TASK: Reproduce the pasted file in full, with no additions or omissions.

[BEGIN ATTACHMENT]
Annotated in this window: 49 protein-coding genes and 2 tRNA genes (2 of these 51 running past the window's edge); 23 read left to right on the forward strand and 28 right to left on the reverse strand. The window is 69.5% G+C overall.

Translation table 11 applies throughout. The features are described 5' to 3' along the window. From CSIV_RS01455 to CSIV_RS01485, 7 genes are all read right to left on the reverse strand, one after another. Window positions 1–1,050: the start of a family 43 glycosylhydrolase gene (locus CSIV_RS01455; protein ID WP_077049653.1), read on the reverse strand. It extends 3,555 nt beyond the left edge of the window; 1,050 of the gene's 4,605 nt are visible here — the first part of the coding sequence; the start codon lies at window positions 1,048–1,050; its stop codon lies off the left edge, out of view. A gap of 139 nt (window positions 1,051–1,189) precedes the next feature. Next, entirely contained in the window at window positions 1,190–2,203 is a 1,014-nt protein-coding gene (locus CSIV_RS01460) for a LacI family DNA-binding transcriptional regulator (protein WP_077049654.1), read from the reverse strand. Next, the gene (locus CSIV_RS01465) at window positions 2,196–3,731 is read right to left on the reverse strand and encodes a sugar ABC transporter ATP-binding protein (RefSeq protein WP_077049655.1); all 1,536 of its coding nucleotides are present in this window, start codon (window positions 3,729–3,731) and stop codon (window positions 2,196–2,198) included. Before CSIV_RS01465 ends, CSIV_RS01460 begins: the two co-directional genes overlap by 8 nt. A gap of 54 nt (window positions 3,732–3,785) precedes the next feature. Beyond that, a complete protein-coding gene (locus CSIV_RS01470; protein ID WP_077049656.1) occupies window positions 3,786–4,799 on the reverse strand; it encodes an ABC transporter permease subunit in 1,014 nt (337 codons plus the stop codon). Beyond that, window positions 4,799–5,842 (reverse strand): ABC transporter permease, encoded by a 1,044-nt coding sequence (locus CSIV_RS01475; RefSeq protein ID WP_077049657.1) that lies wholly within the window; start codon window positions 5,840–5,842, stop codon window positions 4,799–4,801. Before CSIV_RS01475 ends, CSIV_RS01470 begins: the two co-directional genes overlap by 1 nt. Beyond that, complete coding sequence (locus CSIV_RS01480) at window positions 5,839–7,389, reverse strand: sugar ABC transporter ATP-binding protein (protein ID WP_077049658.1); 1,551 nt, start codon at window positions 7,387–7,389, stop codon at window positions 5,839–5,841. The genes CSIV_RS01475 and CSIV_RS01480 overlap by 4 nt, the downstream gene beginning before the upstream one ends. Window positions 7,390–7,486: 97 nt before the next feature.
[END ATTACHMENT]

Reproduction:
Annotated in this window: 49 protein-coding genes and 2 tRNA genes (2 of these 51 running past the window's edge); 23 read left to right on the forward strand and 28 right to left on the reverse strand. The window is 69.5% G+C overall.

Translation table 11 applies throughout. The features are described 5' to 3' along the window. From CSIV_RS01455 to CSIV_RS01485, 7 genes are all read right to left on the reverse strand, one after another. Window positions 1–1,050: the start of a family 43 glycosylhydrolase gene (locus CSIV_RS01455; protein ID WP_077049653.1), read on the reverse strand. It extends 3,555 nt beyond the left edge of the window; 1,050 of the gene's 4,605 nt are visible here — the first part of the coding sequence; the start codon lies at window positions 1,048–1,050; its stop codon lies off the left edge, out of view. A gap of 139 nt (window positions 1,051–1,189) precedes the next feature. Next, entirely contained in the window at window positions 1,190–2,203 is a 1,014-nt protein-coding gene (locus CSIV_RS01460) for a LacI family DNA-binding transcriptional regulator (protein WP_077049654.1), read from the reverse strand. Next, the gene (locus CSIV_RS01465) at window positions 2,196–3,731 is read right to left on the reverse strand and encodes a sugar ABC transporter ATP-binding protein (RefSeq protein WP_077049655.1); all 1,536 of its coding nucleotides are present in this window, start codon (window positions 3,729–3,731) and stop codon (window positions 2,196–2,198) included. Before CSIV_RS01465 ends, CSIV_RS01460 begins: the two co-directional genes overlap by 8 nt. A gap of 54 nt (window positions 3,732–3,785) precedes the next feature. Beyond that, a complete protein-coding gene (locus CSIV_RS01470; protein ID WP_077049656.1) occupies window positions 3,786–4,799 on the reverse strand; it encodes an ABC transporter permease subunit in 1,014 nt (337 codons plus the stop codon). Beyond that, window positions 4,799–5,842 (reverse strand): ABC transporter permease, encoded by a 1,044-nt coding sequence (locus CSIV_RS01475; RefSeq protein ID WP_077049657.1) that lies wholly within the window; start codon window positions 5,840–5,842, stop codon window positions 4,799–4,801. Before CSIV_RS01475 ends, CSIV_RS01470 begins: the two co-directional genes overlap by 1 nt. Beyond that, complete coding sequence (locus CSIV_RS01480) at window positions 5,839–7,389, reverse strand: sugar ABC transporter ATP-binding protein (protein ID WP_077049658.1); 1,551 nt, start codon at window positions 7,387–7,389, stop codon at window positions 5,839–5,841. The genes CSIV_RS01475 and CSIV_RS01480 overlap by 4 nt, the downstream gene beginning before the upstream one ends. Window positions 7,390–7,486: 97 nt before the next feature.